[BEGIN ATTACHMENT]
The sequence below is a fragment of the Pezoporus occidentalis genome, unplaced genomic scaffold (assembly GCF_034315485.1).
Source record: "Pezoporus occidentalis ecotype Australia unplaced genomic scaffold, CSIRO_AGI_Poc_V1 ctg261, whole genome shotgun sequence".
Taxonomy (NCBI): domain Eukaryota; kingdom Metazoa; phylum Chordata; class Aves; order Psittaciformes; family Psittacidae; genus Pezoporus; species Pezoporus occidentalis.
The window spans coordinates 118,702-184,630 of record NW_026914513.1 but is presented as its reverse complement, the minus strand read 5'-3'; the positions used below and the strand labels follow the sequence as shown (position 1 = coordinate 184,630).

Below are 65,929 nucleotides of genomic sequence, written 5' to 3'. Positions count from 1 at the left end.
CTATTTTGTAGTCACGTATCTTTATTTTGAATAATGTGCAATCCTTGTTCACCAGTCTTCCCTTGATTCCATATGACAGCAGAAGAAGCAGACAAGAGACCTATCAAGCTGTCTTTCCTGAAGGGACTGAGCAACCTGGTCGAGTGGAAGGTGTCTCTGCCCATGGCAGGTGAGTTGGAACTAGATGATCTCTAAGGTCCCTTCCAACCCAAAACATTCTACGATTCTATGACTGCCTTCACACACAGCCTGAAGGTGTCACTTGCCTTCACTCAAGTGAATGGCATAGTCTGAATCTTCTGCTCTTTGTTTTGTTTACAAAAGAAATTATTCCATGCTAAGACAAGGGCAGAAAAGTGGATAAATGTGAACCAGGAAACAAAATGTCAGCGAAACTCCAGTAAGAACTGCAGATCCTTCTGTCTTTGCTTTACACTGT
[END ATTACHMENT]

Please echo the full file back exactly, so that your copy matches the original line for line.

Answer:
The sequence below is a fragment of the Pezoporus occidentalis genome, unplaced genomic scaffold (assembly GCF_034315485.1).
Source record: "Pezoporus occidentalis ecotype Australia unplaced genomic scaffold, CSIRO_AGI_Poc_V1 ctg261, whole genome shotgun sequence".
Taxonomy (NCBI): domain Eukaryota; kingdom Metazoa; phylum Chordata; class Aves; order Psittaciformes; family Psittacidae; genus Pezoporus; species Pezoporus occidentalis.
The window spans coordinates 118,702-184,630 of record NW_026914513.1 but is presented as its reverse complement, the minus strand read 5'-3'; the positions used below and the strand labels follow the sequence as shown (position 1 = coordinate 184,630).

Below are 65,929 nucleotides of genomic sequence, written 5' to 3'. Positions count from 1 at the left end.
CTATTTTGTAGTCACGTATCTTTATTTTGAATAATGTGCAATCCTTGTTCACCAGTCTTCCCTTGATTCCATATGACAGCAGAAGAAGCAGACAAGAGACCTATCAAGCTGTCTTTCCTGAAGGGACTGAGCAACCTGGTCGAGTGGAAGGTGTCTCTGCCCATGGCAGGTGAGTTGGAACTAGATGATCTCTAAGGTCCCTTCCAACCCAAAACATTCTACGATTCTATGACTGCCTTCACACACAGCCTGAAGGTGTCACTTGCCTTCACTCAAGTGAATGGCATAGTCTGAATCTTCTGCTCTTTGTTTTGTTTACAAAAGAAATTATTCCATGCTAAGACAAGGGCAGAAAAGTGGATAAATGTGAACCAGGAAACAAAATGTCAGCGAAACTCCAGTAAGAACTGCAGATCCTTCTGTCTTTGCTTTACACTGT